Life as a ‘legal drug dealer’
I sat in the backseat, my brother next to me. Mom, driving. Dad in the passenger seat. The year was 2007. It was winter and we were heading North, to the home of Auntie & Uncle for a Christmastime celebration. I was sharing stories about building our beer store, of this great beverage coined “craft beer.” My brother interjects, asking what I took as sincere, yet may have been in sarcasm, “What’s it like to be a legal drug dealer?”
I pondered the question. My response, at that time, had more to do with personal responsibility than what it’s like to be a merchant of beer. My response, “Legal drug dealer?! Yes, beer is a controlled substance. We check IDs. We don’t sell to the intoxicated. We encourage drinking at home. Our customers are then responsible for how they use.” I also rambled on about most alcoholics are likely to drink cheap mass-quantity beer rather than craft beer… or even more likely, to buy spirits and hard liquor.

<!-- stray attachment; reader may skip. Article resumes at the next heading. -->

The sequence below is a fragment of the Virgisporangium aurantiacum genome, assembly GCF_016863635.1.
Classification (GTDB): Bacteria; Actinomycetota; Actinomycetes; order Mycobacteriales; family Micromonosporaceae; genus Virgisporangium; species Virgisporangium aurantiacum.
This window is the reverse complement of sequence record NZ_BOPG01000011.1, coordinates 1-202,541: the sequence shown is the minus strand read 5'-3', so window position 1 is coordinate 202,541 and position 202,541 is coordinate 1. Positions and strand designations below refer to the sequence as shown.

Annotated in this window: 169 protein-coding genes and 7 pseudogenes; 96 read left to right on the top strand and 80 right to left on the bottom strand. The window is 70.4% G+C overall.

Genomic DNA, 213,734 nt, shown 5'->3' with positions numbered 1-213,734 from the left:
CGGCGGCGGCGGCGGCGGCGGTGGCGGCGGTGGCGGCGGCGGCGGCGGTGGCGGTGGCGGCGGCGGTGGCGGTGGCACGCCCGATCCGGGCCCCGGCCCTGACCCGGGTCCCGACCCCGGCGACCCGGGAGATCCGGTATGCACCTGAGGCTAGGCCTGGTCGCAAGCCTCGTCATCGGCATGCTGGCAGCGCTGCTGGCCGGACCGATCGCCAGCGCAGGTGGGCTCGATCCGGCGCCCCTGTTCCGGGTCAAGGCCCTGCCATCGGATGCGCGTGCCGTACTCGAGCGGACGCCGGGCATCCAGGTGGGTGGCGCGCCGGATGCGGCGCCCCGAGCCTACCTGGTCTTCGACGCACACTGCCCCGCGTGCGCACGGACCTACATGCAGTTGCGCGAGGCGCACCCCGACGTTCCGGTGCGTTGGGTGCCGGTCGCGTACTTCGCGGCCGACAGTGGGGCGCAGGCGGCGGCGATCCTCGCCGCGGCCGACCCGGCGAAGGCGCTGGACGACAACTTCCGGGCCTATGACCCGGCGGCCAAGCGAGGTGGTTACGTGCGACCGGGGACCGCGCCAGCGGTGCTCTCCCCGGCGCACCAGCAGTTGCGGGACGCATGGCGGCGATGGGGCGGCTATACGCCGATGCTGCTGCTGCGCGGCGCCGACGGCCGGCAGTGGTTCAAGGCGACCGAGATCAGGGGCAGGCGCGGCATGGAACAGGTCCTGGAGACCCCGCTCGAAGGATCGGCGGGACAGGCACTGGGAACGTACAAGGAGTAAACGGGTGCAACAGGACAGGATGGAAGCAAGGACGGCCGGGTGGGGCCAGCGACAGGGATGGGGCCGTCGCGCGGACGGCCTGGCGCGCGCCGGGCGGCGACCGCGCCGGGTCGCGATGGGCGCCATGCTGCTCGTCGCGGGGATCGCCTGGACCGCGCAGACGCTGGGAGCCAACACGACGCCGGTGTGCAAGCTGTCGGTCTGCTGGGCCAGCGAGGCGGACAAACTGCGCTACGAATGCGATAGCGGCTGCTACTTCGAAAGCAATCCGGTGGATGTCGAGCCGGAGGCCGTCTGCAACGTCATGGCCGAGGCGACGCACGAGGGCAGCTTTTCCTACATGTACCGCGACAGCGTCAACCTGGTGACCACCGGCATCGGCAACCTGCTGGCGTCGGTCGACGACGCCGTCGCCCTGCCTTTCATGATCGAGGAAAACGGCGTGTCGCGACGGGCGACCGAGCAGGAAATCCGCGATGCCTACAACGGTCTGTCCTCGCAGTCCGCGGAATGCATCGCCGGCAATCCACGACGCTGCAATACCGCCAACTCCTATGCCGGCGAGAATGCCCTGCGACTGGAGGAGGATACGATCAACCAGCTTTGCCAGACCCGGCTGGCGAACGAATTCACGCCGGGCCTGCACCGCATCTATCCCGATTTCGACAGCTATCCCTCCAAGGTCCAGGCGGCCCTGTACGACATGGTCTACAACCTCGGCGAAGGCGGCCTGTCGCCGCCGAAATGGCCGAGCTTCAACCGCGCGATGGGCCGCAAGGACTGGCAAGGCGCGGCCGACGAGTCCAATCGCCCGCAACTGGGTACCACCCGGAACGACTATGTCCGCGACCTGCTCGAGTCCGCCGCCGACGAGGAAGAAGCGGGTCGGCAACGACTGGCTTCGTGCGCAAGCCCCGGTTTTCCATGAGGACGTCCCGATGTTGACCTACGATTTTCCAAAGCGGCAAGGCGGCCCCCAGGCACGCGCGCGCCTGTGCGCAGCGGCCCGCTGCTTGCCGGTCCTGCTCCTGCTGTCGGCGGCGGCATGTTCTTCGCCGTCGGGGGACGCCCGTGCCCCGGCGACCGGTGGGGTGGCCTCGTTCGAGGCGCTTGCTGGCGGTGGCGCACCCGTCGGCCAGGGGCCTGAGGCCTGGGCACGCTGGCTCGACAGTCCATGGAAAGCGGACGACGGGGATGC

Today, I ponder the question again. I think about my customers—
The young man, in his twenties, at checkout counter. He presents a mix pack. I remove the bottles, line them along the counter, and begin scanning. As I do this, I thank him for wearing his 99 Bottles Club t-shirt. His response, “I love it! I almost wore it to a court date for a DUI.” I feel my face go flush, I respond, “Oh, I hope not!” He laughs. Says he decided it probably wasn’t a good idea to wear a beer shirt before the Judge. I wonder, “Did he drink and drive after buying from us?”
Another twenty-something with multiple growlers, telling me that he and his buddy are developing stamina for Oktoberfest. Their goal: “To consume two gallons of delicious craft beer between the two of them in a single night.” I listen to him as I fill his growler jugs, glance at each beer’s ABVs. I think about the lovely flavors and aromatics of each beer. The thickness on the palate. Likely they’ll feel full before they advance beyond the first 1/2 gallon. I ring up his order, and think, “$53 for one night? That’s going to get expensive fast…”